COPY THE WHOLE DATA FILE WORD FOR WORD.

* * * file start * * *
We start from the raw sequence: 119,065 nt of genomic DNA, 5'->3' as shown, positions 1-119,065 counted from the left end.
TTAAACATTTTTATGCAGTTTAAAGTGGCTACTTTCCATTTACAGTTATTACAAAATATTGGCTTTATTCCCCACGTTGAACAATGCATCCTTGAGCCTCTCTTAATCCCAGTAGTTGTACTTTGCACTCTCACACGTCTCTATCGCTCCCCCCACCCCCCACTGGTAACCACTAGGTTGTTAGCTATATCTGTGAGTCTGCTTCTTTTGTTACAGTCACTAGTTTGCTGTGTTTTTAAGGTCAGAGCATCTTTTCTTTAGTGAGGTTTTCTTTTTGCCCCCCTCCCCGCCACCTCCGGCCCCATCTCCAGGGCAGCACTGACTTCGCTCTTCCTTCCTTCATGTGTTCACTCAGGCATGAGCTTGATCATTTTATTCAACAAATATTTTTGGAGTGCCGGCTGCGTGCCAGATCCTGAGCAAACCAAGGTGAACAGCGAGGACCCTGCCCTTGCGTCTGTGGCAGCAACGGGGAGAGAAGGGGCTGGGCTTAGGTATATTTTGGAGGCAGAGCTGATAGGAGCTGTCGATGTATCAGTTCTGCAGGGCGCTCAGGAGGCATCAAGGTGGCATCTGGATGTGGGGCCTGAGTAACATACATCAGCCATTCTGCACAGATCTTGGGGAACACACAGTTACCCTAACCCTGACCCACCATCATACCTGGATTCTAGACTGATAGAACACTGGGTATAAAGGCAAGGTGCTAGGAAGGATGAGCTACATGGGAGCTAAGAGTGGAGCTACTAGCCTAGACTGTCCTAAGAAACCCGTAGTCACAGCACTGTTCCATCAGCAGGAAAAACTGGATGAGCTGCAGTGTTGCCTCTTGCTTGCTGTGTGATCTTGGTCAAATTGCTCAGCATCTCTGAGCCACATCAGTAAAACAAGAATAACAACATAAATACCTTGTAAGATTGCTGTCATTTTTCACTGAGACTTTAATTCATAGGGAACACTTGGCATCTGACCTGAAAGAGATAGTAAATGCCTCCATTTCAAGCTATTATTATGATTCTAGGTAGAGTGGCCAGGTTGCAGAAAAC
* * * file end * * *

We start from the raw sequence: 119,065 nt of genomic DNA, 5'->3' as shown, positions 1-119,065 counted from the left end.
TTAAACATTTTTATGCAGTTTAAAGTGGCTACTTTCCATTTACAGTTATTACAAAATATTGGCTTTATTCCCCACGTTGAACAATGCATCCTTGAGCCTCTCTTAATCCCAGTAGTTGTACTTTGCACTCTCACACGTCTCTATCGCTCCCCCCACCCCCCACTGGTAACCACTAGGTTGTTAGCTATATCTGTGAGTCTGCTTCTTTTGTTACAGTCACTAGTTTGCTGTGTTTTTAAGGTCAGAGCATCTTTTCTTTAGTGAGGTTTTCTTTTTGCCCCCCTCCCCGCCACCTCCGGCCCCATCTCCAGGGCAGCACTGACTTCGCTCTTCCTTCCTTCATGTGTTCACTCAGGCATGAGCTTGATCATTTTATTCAACAAATATTTTTGGAGTGCCGGCTGCGTGCCAGATCCTGAGCAAACCAAGGTGAACAGCGAGGACCCTGCCCTTGCGTCTGTGGCAGCAACGGGGAGAGAAGGGGCTGGGCTTAGGTATATTTTGGAGGCAGAGCTGATAGGAGCTGTCGATGTATCAGTTCTGCAGGGCGCTCAGGAGGCATCAAGGTGGCATCTGGATGTGGGGCCTGAGTAACATACATCAGCCATTCTGCACAGATCTTGGGGAACACACAGTTACCCTAACCCTGACCCACCATCATACCTGGATTCTAGACTGATAGAACACTGGGTATAAAGGCAAGGTGCTAGGAAGGATGAGCTACATGGGAGCTAAGAGTGGAGCTACTAGCCTAGACTGTCCTAAGAAACCCGTAGTCACAGCACTGTTCCATCAGCAGGAAAAACTGGATGAGCTGCAGTGTTGCCTCTTGCTTGCTGTGTGATCTTGGTCAAATTGCTCAGCATCTCTGAGCCACATCAGTAAAACAAGAATAACAACATAAATACCTTGTAAGATTGCTGTCATTTTTCACTGAGACTTTAATTCATAGGGAACACTTGGCATCTGACCTGAAAGAGATAGTAAATGCCTCCATTTCAAGCTATTATTATGATTCTAGGTAGAGTGGCCAGGTTGCAGAAAAC